I am reading two books right now ... vaguely complimentary ... neither one on my yearly booklist. But I'm enjoying each one thoroughly:
The Absolutely True Diary of a Part-Time Indian - Sherman Alexie. It's a novel with graphics. Meant for young adults. Alexie is very good. I've enjoyed his short stories in the New Yorker. I loved Smoke Signals -- movie based on one of his short stories in The Lone Ranger and Tonto Fistfight in Heaven. And he now has a book of poetry out ... one of them is below. The thing I like about him is that he's got a great sense of humor and he's irreverent. Breaks stereotypes about First Nation peoples.
1491: New Revelations of the Americas before Columbus - Charles C. Mann. It's nonfiction and dense with stories and facts. I'm reading it AND listening to it on CD in my car to and fro wherever. Wow, so much interesting stuff. Another book that challenges the myths we all learned about First Nation peoples. For example, we think of the Americas before European invasion as "untrammeled by man." Here's an excerpt about The Beni -- a Bolivian province:
The Beni is a case in point. In addition to building roads, causeways, canals, dikes, reservoirs, mounds, raised agricultural fields, and possibly ball courts, Erickson has argued, the Indians who lived there before Columbus trapped fish in the seasonally flooded grassland. The trapping was not a matter of a few isolated natives with nets, but a society-wide effort in which hundreds or thousands of people fashioned dense, zigzagging networks of earthen fish weirs (fish-corralling fences) among the causeways.
by Sherman Alexie
Today ... a few more poems ... these two from The Writer's Almanac ...
In Early Spring
by Larry Smith
Road catkins, russet and tan, let the
wind sweep over them as dusk
seeps in along the lake,
and I pass road puddles
swelling to ponds, mirroring
the sky's own silveriness.
At the railroad tracks seven geese
veer off and set down in a field
so that only their necks
speak for them, telling us all
to go on while they rest
by the barn. Today a man
asked me if I were depressed,
and I looked up and smiled.
No more than these geese or catkins
as light falls around them, no
more than those pine boughs
lifting in the wind—just so,
life goes on.
by Stuart Kestenbaum
Just before the green begins there is the hint of green
a blush of color, and the red buds thicken
the ends of the maple's branches and everything
is poised before the start of a new world,
which is really the same world
just moving forward from bud
to flower to blossom to fruit
to harvest to sweet sleep, and the roots
await the next signal, every signal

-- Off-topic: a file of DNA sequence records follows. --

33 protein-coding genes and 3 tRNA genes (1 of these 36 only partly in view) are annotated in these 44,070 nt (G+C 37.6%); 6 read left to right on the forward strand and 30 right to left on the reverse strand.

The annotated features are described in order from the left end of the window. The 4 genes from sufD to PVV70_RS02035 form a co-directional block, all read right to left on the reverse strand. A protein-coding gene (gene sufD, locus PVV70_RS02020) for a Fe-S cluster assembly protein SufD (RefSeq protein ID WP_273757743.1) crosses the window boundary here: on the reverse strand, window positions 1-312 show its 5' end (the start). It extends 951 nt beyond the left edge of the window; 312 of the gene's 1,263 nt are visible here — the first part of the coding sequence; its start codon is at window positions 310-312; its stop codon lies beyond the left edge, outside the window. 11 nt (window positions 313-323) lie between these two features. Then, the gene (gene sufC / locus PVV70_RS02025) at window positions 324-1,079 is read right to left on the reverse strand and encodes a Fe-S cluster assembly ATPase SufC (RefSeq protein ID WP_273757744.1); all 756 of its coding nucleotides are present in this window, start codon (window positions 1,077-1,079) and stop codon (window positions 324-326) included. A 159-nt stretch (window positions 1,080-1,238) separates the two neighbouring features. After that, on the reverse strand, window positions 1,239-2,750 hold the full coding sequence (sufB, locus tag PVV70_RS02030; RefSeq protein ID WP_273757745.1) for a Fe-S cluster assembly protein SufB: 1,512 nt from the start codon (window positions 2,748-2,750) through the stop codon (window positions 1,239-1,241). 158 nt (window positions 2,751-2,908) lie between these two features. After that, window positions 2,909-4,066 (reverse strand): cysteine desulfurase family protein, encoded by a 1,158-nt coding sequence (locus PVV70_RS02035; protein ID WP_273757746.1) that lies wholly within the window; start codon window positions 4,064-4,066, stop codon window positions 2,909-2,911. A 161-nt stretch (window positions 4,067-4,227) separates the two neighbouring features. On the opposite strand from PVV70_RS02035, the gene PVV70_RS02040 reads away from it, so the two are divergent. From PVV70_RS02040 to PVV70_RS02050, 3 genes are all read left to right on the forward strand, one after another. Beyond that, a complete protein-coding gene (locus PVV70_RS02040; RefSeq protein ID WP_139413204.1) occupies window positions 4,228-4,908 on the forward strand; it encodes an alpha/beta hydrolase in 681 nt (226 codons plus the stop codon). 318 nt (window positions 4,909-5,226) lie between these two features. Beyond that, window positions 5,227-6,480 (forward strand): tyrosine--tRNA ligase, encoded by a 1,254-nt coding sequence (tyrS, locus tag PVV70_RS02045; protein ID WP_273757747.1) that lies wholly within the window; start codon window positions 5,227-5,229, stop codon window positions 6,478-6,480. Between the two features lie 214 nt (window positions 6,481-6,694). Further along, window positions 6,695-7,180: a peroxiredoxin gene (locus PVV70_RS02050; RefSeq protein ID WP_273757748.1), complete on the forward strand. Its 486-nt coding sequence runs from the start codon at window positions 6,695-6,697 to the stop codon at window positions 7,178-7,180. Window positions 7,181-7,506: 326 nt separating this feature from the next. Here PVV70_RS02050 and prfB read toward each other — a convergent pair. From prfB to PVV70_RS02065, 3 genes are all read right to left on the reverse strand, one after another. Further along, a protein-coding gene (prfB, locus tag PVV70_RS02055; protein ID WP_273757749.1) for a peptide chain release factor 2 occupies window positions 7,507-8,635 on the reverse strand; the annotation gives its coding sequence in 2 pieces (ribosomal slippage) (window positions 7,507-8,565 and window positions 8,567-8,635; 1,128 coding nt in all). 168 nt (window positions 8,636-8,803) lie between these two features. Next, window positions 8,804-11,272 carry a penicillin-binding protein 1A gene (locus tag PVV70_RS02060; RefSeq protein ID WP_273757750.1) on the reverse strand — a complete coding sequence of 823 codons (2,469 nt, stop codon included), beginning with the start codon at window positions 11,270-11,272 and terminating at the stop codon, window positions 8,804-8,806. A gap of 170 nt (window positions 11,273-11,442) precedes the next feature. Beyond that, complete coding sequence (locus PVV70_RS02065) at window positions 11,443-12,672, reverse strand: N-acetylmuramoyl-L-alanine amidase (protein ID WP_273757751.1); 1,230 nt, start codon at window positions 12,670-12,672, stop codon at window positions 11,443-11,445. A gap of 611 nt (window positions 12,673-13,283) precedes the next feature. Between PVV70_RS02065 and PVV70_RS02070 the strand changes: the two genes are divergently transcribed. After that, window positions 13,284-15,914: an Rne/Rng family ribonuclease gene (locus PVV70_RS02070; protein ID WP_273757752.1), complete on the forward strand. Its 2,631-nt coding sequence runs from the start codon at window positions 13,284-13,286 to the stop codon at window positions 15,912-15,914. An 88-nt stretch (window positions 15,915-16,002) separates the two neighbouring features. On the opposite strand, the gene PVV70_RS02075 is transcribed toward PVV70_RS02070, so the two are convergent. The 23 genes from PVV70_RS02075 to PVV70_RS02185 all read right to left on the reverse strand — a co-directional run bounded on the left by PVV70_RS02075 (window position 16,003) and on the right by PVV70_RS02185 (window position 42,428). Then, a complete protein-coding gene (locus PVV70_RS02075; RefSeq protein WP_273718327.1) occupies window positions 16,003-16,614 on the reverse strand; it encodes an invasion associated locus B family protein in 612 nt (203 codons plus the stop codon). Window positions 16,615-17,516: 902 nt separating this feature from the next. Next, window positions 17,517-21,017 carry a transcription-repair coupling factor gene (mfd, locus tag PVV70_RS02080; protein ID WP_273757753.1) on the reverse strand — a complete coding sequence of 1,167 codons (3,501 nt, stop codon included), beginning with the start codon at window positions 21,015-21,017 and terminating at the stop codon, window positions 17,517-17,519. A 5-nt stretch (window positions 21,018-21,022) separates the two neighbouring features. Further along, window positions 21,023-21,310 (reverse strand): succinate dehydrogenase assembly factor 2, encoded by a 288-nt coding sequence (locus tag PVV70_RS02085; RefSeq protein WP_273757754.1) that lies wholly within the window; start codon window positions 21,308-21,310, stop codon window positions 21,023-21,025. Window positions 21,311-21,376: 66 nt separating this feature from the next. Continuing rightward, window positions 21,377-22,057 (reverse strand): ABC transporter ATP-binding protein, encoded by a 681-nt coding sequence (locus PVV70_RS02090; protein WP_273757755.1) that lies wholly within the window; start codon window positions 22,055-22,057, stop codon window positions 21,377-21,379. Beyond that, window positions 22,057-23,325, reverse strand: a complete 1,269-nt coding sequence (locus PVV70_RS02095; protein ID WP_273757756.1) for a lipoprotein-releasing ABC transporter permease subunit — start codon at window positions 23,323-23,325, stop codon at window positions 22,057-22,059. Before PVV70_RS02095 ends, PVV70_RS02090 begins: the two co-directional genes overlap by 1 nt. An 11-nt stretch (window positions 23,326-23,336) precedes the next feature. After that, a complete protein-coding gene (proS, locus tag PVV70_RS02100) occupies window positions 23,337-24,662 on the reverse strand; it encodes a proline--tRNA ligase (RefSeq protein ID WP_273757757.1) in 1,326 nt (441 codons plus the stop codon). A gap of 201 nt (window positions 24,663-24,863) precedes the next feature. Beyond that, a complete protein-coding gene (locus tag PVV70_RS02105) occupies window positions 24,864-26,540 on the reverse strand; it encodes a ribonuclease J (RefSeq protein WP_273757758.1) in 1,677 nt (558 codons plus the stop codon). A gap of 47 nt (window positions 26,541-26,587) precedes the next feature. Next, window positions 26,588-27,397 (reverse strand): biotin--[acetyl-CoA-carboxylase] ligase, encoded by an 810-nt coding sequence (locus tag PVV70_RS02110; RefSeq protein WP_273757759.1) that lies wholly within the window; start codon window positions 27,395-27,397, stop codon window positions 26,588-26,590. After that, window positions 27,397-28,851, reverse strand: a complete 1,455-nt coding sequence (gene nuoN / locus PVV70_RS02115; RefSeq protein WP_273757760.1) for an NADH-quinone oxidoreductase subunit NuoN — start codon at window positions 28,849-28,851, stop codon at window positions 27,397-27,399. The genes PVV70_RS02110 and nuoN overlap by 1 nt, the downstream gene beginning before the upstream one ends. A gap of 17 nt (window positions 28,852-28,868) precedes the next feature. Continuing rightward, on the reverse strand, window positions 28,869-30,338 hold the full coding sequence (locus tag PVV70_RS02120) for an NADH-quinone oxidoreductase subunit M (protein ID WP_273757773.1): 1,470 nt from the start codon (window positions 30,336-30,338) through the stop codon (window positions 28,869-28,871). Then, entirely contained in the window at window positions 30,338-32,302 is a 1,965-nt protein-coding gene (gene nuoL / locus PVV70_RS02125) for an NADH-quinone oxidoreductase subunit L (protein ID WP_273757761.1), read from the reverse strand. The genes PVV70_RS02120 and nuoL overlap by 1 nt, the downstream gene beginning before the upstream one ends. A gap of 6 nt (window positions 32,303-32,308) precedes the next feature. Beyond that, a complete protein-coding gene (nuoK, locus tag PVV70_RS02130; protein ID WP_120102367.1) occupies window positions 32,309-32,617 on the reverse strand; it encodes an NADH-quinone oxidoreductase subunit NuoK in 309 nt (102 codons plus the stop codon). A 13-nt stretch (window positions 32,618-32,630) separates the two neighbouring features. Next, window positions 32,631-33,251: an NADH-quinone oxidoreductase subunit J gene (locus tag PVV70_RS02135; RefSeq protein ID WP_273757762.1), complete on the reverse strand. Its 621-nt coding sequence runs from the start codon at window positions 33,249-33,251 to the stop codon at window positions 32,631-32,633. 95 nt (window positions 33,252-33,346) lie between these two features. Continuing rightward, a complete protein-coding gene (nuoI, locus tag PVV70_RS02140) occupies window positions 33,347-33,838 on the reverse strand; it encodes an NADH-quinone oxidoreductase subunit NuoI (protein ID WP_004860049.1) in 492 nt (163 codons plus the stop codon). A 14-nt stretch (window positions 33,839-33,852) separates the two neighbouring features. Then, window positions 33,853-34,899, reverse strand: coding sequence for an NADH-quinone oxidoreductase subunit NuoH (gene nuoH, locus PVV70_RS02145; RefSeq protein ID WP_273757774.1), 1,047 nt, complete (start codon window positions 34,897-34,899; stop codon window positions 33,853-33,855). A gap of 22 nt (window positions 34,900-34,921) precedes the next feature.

every call a miracle and the switchboard
is lighting up and the operators are
standing by in the pledge drive we've
all been listening to: Go make the call.
"In Early Spring" by Larry Smith, from A River Remains. © WordTech Editions, 2006, and "April Prayer" by Stuart Kestenbaum, from Prayers & Run-on Sentences. © Deerbrook Editions, 2007.
Hey, it's Poetry Month ... here's another from Poetry Daily:
That dense fog I'd been groping through, cursing
at every tentative step I took, lifted
at least for an instant so that I could glimpse
on every side the dangerous chasms, worse
than anything I had imagined. Then, at some slight
shift in the wind, it closed in again, thick
as ever and leaving me worse off than before.
It was no dream but the waking truth of aging,
common to everyone, the depressing secret
nobody tells us, not even our parents—
out of kindness, perhaps, for they know that sooner or later
we each come to this place and learn for ourselves.
David R. Slavitt
The Seven Deadly Sins and Other Poems
Louisiana State University Press
And, no, I'm not finished yet.
Here are several books I want to add to my reading list. The list of books below and the comments are taken from last Sunday's SFChronicle/Examiner book section):
Shakespeare Wrote for Money by Nick Hornby: The author chronicles his battle between "books bought" versus "books read." Brilliant. In paperback. [Ms. Manitoba L-O-V-E-S Nick Hornby. His sense of humor just has me rolling.]
The Ten Most Beautiful Experiments by George Johnson: Johnson illustrates how science, art and beauty can occasionally be the same thing. In paperback.
Edible Schoolyard: A Universal Idea by Alice Waters: A chronicle of the transformation of one abandoned plot of land at a Berkeley public school into the Edible Schoolyard - a model for institutions everywhere. [Folks, I photograph there all the time. See my post in July 2008 and the one in November 2007.]